Think WEL before you vote!
Women’s Electoral Lobby Victoria is a feminist non-party political lobby group, established in Melbourne on 27 February 1972. Throughout this website, you will see many of our current and early references, using interesting links showing WEL’s policies and past submissions. Click to display a link then press the left arrow to return.
We mourn the passing of Susan Ryan, dedicated feminist and WEL member, who was the first female Australian Government Cabinet Minister in our Australian history. Susan drove through the Sex Discrimination Act, later initiated many improvements for the aged, and appeared regularly on the ABC’s “The Drum”, with significant impact. Visit https://www.wel.org.au/media_statement_fare_wel_the_honourable_susan_ryan from WEL Australia. Vale Susan. We are also saddened that all women have lost the support of the great feminist Ruth Bader Ginsburg of the U.S. Supreme Court whose work inspired so many women mediathroughout the world. Vale Ruth.
Equal Pay Day: CLICK to find out all about it!
Read “Women and Leadership” by Julia Gillard, whose reason for being in politics was to show that a woman could stand in the space and own it. She hopes that all barriers will be cleared away. ABC Q+A, 13 July 2020. See more in our Books page.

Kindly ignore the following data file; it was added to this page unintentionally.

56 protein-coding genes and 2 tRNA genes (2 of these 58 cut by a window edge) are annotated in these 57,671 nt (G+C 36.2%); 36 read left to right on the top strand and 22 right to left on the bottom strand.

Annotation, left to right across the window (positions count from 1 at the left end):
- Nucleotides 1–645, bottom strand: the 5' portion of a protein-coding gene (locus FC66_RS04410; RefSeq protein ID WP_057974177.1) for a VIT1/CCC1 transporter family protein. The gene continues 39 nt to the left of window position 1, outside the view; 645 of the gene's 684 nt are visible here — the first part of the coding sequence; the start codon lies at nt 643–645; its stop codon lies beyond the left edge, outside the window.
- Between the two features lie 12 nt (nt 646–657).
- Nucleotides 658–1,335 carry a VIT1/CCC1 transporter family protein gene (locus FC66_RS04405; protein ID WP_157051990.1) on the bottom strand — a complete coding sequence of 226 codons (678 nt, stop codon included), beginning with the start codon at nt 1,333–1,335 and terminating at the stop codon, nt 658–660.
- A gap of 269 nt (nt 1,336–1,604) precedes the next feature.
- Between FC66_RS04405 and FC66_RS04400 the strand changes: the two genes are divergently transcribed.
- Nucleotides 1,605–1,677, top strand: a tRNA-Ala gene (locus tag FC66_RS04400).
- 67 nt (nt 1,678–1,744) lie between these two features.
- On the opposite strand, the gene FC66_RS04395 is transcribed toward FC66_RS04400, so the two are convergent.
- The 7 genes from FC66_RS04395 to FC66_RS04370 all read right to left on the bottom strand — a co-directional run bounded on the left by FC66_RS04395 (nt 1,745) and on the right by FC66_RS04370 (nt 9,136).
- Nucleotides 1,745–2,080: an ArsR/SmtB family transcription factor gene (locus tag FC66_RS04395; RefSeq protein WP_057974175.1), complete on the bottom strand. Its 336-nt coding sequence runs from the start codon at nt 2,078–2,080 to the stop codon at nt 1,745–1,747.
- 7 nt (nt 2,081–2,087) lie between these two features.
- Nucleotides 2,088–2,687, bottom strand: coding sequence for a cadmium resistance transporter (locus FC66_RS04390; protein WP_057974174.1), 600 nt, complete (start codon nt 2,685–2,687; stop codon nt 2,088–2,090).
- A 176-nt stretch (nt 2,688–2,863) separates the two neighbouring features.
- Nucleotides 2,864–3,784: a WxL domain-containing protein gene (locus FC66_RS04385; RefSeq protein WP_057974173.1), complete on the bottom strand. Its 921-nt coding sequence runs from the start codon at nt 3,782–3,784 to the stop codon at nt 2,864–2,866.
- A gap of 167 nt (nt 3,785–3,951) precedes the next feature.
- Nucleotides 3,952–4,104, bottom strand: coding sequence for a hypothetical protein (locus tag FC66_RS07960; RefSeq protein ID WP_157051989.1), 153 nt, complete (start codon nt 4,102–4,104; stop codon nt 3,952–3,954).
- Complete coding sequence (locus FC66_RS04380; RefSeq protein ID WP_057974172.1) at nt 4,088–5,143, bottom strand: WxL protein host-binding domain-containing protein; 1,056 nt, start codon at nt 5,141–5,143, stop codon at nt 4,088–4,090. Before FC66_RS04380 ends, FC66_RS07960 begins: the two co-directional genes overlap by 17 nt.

Read “Natasha Stott Despoja on Domestic Violence“. She denounced male disrespect and control of women and urged the government to speed up the delivery of its $150m package to support people experiencing domestic violence during the pandemic. National Press Club, 19 August 2020.
Read “See What You Made Me Do” by Jess Hill, winner of the 2020 Stella Prize, calling for an end to domestic violence.
Federal Budget 2020. The WEL Australia media statement is outlined here. The Morrison Government failed to grasp the impact of structural barriers faced by women despite acknowledging them in their Budget speech. Women have been left on the side of the Treasurer’s big spending highway. The meagre measures do not translate into investment in equality for women. This was in the face of an array of trusted economists from women’s rights organizations who briefed the Government on the issues. There is little more for women than a summary of previous announcements with a few programs extended in the much touted Women’s Economic Security Statement of $57 million annually – tokenistic and inadequate for the demand. Other points cover the need to evaluate care work – aged, child and disability care; access to affordable child care, secure employment; housing services for women experiencing domestic violence despite the increased demand; the need to extend the Job Seeker payment; wage subsidies for over-35-year-olds. In addition, the huge increase in fees for university humanities courses is not acceptable.